Wednesday, April 9, 2008

Chapungu: Sculpture in the Garden

Powell Gardens' CHAPUNGU, Nature, Man & Myth sculptures are carefully being placed in the garden. This display of art in the garden is scheduled to open on May 10 but to place more than 50 sculptures weighing a ton or more each takes time. A visit now will give you a preview of what is to come but the viewing the display in its entirety with proper interpretation will provide the best experience.

Troy Young in our maintenance department uses our backhoe to pull the sculpture from its crate and transfer it to a garden vehicle. The sculpture is "Horse" by Ephraim Chaurika, made of serpentine and weights 1,600 lbs. The artist stated "When I saw a horse for the first time, it took my breath away. So strong and proud and yet so beautiful. I will always try to capture that in the stone."
Here Troy gently lowers "Horse" to a garden truckster.

The final destination is reached by a Bobcat where Powell Gardens' maintenance staff and Chapungu curatorial staff make the final placement. Note the sheets of plywood laid down to not disturb the ground or brick paths. You will find "Horse" in the Perennial Garden.
The sculptures are arranged in a story of themes and Nature can be observed in the Perennial Garden. This sculpture is "Wild Horses" by Fungayi Mwarowa.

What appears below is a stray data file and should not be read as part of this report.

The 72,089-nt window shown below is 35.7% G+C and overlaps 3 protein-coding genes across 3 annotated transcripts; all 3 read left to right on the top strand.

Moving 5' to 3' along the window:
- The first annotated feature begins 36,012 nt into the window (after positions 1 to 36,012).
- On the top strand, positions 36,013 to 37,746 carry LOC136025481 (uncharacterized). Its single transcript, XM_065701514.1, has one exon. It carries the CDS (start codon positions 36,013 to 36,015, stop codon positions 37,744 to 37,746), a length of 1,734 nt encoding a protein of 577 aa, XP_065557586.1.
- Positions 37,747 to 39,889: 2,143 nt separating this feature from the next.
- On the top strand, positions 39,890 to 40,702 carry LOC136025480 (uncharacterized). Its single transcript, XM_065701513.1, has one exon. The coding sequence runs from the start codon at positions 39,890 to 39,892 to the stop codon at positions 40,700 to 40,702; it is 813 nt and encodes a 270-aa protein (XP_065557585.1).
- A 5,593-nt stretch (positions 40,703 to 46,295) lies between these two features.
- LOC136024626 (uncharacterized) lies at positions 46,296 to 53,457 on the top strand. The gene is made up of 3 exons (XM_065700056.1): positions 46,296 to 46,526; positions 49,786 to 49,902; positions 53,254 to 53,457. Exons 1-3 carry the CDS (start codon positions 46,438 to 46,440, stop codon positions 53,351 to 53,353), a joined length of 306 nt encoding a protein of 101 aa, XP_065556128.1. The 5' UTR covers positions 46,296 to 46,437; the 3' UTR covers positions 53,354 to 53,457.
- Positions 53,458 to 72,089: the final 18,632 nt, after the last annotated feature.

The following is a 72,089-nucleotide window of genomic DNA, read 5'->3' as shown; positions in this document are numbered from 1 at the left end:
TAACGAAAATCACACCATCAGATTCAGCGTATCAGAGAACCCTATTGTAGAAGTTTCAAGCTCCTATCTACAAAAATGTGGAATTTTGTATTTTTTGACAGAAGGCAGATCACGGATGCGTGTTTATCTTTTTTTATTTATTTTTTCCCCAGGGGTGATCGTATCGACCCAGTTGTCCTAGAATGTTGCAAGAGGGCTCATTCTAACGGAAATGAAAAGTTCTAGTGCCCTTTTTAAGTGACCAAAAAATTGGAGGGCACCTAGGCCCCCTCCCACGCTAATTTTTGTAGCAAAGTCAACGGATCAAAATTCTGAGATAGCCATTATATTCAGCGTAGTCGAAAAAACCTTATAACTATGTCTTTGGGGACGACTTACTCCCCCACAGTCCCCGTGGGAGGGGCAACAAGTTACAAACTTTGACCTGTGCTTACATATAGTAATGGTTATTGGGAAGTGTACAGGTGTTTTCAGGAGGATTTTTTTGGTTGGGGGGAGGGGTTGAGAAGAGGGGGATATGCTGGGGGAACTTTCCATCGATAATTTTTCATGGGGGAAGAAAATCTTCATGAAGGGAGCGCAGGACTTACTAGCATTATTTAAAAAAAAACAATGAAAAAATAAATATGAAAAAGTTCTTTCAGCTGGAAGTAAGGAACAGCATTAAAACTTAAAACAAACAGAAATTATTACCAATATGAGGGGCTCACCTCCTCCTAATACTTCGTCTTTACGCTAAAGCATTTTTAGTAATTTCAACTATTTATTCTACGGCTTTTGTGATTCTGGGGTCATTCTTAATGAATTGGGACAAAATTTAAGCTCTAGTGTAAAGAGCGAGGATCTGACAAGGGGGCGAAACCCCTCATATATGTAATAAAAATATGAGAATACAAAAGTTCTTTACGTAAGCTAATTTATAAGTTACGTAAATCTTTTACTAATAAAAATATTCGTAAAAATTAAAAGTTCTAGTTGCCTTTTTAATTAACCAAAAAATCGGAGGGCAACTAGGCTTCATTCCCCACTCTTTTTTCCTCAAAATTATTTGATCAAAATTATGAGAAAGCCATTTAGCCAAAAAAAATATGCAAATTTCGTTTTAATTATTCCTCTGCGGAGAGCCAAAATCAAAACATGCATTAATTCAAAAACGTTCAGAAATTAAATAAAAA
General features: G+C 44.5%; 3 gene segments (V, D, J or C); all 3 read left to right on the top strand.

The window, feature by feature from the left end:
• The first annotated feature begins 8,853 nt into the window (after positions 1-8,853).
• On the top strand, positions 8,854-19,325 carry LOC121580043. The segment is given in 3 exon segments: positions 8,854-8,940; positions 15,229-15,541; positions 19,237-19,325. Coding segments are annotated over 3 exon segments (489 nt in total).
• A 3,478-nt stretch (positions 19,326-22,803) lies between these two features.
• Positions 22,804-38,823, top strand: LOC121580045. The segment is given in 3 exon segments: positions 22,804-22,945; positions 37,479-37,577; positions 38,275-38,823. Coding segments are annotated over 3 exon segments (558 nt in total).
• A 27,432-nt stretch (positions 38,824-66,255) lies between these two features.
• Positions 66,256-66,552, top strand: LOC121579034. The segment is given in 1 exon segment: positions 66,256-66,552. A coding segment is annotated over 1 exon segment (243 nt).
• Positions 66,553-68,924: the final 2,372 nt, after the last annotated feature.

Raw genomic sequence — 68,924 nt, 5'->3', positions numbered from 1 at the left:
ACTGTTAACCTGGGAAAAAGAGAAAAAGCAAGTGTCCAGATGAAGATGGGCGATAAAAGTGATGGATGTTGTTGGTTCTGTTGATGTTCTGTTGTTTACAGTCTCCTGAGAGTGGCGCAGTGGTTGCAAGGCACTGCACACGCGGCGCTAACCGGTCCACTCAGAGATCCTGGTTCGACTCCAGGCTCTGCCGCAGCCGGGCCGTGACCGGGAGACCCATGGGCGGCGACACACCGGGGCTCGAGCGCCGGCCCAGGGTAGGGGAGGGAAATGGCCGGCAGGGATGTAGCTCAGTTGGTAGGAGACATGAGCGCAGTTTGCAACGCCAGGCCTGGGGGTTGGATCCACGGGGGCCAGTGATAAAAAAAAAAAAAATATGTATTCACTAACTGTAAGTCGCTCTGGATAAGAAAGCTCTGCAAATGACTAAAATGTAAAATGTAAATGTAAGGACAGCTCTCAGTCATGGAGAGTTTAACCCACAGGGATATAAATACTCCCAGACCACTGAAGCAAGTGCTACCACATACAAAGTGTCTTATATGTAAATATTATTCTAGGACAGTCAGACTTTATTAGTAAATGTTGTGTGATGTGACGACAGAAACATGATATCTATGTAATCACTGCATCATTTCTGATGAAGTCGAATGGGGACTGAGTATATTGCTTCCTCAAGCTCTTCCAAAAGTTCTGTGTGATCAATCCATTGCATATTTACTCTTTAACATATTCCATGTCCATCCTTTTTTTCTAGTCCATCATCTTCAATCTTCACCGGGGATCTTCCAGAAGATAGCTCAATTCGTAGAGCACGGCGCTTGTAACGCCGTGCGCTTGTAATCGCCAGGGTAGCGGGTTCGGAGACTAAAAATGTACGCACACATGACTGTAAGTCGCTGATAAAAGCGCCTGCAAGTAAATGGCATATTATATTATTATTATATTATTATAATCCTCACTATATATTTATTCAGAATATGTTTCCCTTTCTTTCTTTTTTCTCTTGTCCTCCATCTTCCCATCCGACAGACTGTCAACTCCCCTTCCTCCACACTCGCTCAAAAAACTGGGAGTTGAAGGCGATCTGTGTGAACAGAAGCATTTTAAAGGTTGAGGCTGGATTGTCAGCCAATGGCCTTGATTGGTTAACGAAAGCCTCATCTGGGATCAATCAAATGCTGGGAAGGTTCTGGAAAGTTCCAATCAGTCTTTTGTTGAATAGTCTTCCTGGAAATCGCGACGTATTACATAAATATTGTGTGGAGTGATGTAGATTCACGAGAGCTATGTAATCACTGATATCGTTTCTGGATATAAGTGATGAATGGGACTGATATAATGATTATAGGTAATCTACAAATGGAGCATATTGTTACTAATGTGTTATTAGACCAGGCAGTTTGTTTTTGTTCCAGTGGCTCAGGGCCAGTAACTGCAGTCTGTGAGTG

Look for "Myth" sculptures on the Island Garden to the Rock & Waterfall Garden. "The Mudzimu Bull" sculpture by Joseph Ndandarika is made of serpentine and can be seen on the Island Garden. "The sekuru (respected elder) has died. We pass his spirit into a young bull. After two years the bull will be killed and the spirit is released to the ancestors."
"Man" themed sculptures are in the landscape between the visitor center and the lake. "Chief's Advisor" by Joe Mutasa is made of lepidolite. "The advisor presents a balanced picture so that chief can make a fair assessment."

The most moving of the sculptures is "Melancholy Girl" of opal by Tapfuma Gutsa. This front on shot startled me and I can't explain the beam of distorted light off the sculpture's head. Tapfuma states: "As a child I was so happy and so carefree. Now I am saddened by my life and our family circumstances."
We are so blessed in this country I cannot imagine a life in such a country of turmoil like Zimbabwe.
The sculptures are very beautiful and masterful. They tell a universal story of the human experience, very moving if you take the time to carefully observe their nuances and read the artist's story.
All photographs taken by Alan Branhagen on April 8, 2008 at Powell Gardens.

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